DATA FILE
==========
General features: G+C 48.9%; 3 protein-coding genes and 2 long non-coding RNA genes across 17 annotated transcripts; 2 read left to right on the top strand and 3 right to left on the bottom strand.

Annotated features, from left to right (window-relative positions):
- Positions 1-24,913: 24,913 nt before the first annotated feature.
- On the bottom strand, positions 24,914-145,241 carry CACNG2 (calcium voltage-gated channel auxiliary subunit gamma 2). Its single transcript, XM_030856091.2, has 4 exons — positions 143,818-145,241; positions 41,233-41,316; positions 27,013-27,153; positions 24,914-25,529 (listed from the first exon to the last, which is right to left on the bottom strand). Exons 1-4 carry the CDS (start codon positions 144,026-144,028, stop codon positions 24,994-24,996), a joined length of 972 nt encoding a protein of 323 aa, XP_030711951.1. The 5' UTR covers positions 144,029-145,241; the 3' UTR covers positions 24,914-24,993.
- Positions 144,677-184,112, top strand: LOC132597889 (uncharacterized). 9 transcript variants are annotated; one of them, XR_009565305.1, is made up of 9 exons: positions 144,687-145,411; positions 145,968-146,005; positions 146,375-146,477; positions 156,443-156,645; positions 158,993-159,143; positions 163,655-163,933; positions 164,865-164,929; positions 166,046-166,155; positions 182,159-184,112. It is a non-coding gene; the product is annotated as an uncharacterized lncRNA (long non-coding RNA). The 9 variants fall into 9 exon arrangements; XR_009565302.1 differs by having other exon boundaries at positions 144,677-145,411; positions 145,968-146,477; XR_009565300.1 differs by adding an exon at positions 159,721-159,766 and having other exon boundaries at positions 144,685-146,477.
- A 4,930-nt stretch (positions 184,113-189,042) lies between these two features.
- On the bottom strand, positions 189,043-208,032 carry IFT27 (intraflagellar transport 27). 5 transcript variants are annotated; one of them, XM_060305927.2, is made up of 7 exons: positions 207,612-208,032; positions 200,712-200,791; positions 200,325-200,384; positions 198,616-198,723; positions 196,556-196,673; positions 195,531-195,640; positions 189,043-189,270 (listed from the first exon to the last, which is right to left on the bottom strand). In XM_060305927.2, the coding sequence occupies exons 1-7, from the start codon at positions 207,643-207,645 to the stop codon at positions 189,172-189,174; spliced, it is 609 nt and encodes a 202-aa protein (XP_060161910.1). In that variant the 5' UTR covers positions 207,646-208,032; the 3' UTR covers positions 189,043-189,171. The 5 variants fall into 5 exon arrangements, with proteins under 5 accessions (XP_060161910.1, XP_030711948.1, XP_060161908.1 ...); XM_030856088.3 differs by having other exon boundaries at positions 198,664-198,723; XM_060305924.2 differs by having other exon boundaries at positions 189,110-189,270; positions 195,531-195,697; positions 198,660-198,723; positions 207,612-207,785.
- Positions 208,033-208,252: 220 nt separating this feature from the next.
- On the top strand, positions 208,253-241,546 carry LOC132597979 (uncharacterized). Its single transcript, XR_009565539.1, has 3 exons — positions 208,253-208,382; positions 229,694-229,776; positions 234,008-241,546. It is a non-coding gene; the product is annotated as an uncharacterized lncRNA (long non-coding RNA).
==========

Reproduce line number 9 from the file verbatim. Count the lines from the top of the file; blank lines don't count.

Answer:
- On the top strand, positions 208,253-241,546 carry LOC132597979 (uncharacterized). Its single transcript, XR_009565539.1, has 3 exons — positions 208,253-208,382; positions 229,694-229,776; positions 234,008-241,546. It is a non-coding gene; the product is annotated as an uncharacterized lncRNA (long non-coding RNA).